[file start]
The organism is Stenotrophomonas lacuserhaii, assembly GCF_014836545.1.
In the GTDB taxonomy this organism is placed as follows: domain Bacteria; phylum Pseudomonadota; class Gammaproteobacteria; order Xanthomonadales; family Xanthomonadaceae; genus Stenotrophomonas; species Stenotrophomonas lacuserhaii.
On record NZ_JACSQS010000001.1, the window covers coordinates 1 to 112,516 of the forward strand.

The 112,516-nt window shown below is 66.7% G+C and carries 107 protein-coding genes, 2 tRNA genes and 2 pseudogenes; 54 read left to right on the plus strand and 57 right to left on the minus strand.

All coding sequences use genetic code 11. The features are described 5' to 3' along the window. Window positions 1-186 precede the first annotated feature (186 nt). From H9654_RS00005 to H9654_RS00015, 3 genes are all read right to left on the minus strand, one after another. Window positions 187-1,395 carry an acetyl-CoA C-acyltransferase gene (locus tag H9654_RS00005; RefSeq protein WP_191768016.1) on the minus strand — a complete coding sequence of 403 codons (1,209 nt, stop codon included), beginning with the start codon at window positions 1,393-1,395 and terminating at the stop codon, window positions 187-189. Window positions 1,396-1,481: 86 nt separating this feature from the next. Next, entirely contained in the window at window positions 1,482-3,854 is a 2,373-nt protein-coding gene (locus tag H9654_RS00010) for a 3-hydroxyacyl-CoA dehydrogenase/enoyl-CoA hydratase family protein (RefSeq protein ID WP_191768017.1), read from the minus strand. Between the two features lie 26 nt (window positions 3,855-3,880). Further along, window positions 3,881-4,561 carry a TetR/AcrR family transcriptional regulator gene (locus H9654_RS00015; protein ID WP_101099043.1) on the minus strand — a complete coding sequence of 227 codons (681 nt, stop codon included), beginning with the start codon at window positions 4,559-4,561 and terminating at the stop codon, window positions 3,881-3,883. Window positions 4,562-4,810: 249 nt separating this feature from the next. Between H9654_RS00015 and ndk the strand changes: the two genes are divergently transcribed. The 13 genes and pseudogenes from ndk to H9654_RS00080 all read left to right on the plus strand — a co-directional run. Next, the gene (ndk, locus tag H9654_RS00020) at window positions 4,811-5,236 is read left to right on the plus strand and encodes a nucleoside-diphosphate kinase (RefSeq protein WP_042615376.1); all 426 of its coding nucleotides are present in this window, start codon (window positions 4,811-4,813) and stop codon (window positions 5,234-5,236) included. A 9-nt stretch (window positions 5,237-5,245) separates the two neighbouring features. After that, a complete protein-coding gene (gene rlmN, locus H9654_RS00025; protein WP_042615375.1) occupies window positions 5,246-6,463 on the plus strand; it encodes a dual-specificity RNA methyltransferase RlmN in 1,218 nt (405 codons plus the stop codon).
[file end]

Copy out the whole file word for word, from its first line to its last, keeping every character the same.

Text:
The organism is Stenotrophomonas lacuserhaii, assembly GCF_014836545.1.
In the GTDB taxonomy this organism is placed as follows: domain Bacteria; phylum Pseudomonadota; class Gammaproteobacteria; order Xanthomonadales; family Xanthomonadaceae; genus Stenotrophomonas; species Stenotrophomonas lacuserhaii.
On record NZ_JACSQS010000001.1, the window covers coordinates 1 to 112,516 of the forward strand.

The 112,516-nt window shown below is 66.7% G+C and carries 107 protein-coding genes, 2 tRNA genes and 2 pseudogenes; 54 read left to right on the plus strand and 57 right to left on the minus strand.

All coding sequences use genetic code 11. The features are described 5' to 3' along the window. Window positions 1-186 precede the first annotated feature (186 nt). From H9654_RS00005 to H9654_RS00015, 3 genes are all read right to left on the minus strand, one after another. Window positions 187-1,395 carry an acetyl-CoA C-acyltransferase gene (locus tag H9654_RS00005; RefSeq protein WP_191768016.1) on the minus strand — a complete coding sequence of 403 codons (1,209 nt, stop codon included), beginning with the start codon at window positions 1,393-1,395 and terminating at the stop codon, window positions 187-189. Window positions 1,396-1,481: 86 nt separating this feature from the next. Next, entirely contained in the window at window positions 1,482-3,854 is a 2,373-nt protein-coding gene (locus tag H9654_RS00010) for a 3-hydroxyacyl-CoA dehydrogenase/enoyl-CoA hydratase family protein (RefSeq protein ID WP_191768017.1), read from the minus strand. Between the two features lie 26 nt (window positions 3,855-3,880). Further along, window positions 3,881-4,561 carry a TetR/AcrR family transcriptional regulator gene (locus H9654_RS00015; protein ID WP_101099043.1) on the minus strand — a complete coding sequence of 227 codons (681 nt, stop codon included), beginning with the start codon at window positions 4,559-4,561 and terminating at the stop codon, window positions 3,881-3,883. Window positions 4,562-4,810: 249 nt separating this feature from the next. Between H9654_RS00015 and ndk the strand changes: the two genes are divergently transcribed. The 13 genes and pseudogenes from ndk to H9654_RS00080 all read left to right on the plus strand — a co-directional run. Next, the gene (ndk, locus tag H9654_RS00020) at window positions 4,811-5,236 is read left to right on the plus strand and encodes a nucleoside-diphosphate kinase (RefSeq protein WP_042615376.1); all 426 of its coding nucleotides are present in this window, start codon (window positions 4,811-4,813) and stop codon (window positions 5,234-5,236) included. A 9-nt stretch (window positions 5,237-5,245) separates the two neighbouring features. After that, a complete protein-coding gene (gene rlmN, locus H9654_RS00025; protein WP_042615375.1) occupies window positions 5,246-6,463 on the plus strand; it encodes a dual-specificity RNA methyltransferase RlmN in 1,218 nt (405 codons plus the stop codon).